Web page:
NEW YORK — Smartphones will continue to influence retail sales and will grow to represent 19% of total store sales by 2016, according to new Deloitte research.
"The Mobile Influence Factor in Retail Sales" study — polled a national sample of 1,041 random consumers and then augmented the sample with additional smartphone owners to reach a sample of 1,557 smartphone owners — found that the "mobile influence factor" captures the in-store sales driven by consumers' store-related smartphone activity, such as product research, price comparison or other mobile application use. These mobile-influenced sales, which currently influence 5.1% of annual retail store sales — translating into $159 billion in forecasted sales for 2012 — is expected to reach $689 billion by 2016.
Additional findings from the study included:
Consumers' store-related mobile activities are contributing to — not taking away from — in-store sales, and that smartphone shoppers are 14% more likely to convert and make a purchase in the store than nonsmartphone users. This means that mobile is an important tool for retailers to incrementally drive traditional in-store sales, strengthening the relationship between retailer and consumer to increase engagement and loyalty;
Nearly half (48%) of smartphone owners who use their devices for in-store shopping said it has influenced whether or not they purchased an item in a store. Deloitte found that consumers' smartphone use tends to be highest at or near the point of purchase; and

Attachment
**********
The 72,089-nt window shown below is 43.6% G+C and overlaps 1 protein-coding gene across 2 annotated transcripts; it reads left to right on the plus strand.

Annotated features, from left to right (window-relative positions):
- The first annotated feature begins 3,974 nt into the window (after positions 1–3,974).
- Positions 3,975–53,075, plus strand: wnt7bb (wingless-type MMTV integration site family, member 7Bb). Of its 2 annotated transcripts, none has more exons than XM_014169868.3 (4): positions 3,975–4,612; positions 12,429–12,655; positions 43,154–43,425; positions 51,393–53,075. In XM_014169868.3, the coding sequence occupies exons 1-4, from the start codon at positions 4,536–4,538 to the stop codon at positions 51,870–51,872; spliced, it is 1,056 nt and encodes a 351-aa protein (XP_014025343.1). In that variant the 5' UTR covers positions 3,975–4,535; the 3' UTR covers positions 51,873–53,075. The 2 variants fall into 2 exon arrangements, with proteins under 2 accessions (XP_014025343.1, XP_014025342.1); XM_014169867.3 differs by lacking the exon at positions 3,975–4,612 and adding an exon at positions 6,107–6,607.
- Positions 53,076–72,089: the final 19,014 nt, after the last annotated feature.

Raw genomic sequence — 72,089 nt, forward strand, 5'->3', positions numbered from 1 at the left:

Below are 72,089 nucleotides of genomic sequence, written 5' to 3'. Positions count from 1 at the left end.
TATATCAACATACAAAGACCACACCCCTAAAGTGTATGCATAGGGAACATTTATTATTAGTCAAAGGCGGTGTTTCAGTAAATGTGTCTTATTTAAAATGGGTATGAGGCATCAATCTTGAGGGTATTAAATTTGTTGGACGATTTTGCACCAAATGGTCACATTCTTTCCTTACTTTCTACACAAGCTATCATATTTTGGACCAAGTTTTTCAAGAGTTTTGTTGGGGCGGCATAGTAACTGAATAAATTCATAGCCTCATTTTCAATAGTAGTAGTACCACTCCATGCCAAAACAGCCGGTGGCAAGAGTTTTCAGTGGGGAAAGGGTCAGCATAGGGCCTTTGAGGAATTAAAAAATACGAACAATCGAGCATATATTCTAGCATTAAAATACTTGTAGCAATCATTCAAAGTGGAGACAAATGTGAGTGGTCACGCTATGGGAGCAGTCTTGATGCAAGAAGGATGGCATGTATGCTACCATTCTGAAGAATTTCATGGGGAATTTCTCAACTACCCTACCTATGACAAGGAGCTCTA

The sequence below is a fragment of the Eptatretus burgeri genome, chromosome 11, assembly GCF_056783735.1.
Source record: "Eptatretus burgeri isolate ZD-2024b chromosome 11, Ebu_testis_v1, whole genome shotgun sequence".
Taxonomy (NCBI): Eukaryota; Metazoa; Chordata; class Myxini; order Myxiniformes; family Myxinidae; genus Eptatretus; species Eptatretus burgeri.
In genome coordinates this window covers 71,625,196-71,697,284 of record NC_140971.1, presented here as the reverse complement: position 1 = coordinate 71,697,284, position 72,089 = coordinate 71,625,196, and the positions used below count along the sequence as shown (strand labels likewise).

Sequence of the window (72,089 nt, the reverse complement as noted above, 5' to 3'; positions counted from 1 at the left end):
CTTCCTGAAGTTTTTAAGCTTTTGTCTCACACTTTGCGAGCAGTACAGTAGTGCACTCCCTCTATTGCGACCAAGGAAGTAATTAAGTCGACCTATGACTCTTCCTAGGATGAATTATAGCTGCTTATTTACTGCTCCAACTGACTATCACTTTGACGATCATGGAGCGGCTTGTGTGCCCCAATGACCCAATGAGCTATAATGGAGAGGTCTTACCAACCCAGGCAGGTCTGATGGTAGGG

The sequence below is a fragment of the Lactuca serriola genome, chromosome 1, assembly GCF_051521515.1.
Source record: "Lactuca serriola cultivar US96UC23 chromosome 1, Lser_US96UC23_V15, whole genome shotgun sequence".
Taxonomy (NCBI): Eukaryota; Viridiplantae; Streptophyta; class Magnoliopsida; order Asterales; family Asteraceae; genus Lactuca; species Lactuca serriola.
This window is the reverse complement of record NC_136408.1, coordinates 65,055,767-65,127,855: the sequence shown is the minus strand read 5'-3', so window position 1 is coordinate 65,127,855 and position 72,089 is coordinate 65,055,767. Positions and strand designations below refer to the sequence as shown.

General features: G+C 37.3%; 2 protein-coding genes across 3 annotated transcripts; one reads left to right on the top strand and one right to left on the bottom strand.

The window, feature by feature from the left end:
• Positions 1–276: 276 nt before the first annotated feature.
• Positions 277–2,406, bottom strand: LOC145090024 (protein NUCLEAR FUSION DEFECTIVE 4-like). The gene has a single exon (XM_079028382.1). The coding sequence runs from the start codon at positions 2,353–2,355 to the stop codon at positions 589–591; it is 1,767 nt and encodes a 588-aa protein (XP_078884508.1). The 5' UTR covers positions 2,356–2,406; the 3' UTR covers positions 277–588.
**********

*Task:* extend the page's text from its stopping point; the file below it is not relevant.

Retailers' mobile applications appear to be the inroads to consumer engagement. Nearly 4-out-of-10 (37%) smartphone owners surveyed who used a smartphone on their last shopping trip utilized a third-party mobile shopping application, and more than one-third (34%) used a retailer's mobile application. "Retailers that do not engage shoppers through specialized mobile applications or targeted smartphone-based promotions leave the door open for competitors to reach a customer who is standing in the retailer’s store and at the point of purchase," said Kasey Lobaugh, principal and direct-to-consumer and multichannel leader for Deloitte Consulting LLP. "To make the connection with consumers, retailers need to understand how mobile shoppers are willing to interact with their specific store category, format and merchandise, both inside and outside the store, and customize their mobile strategy around the shopper’s needs and experience."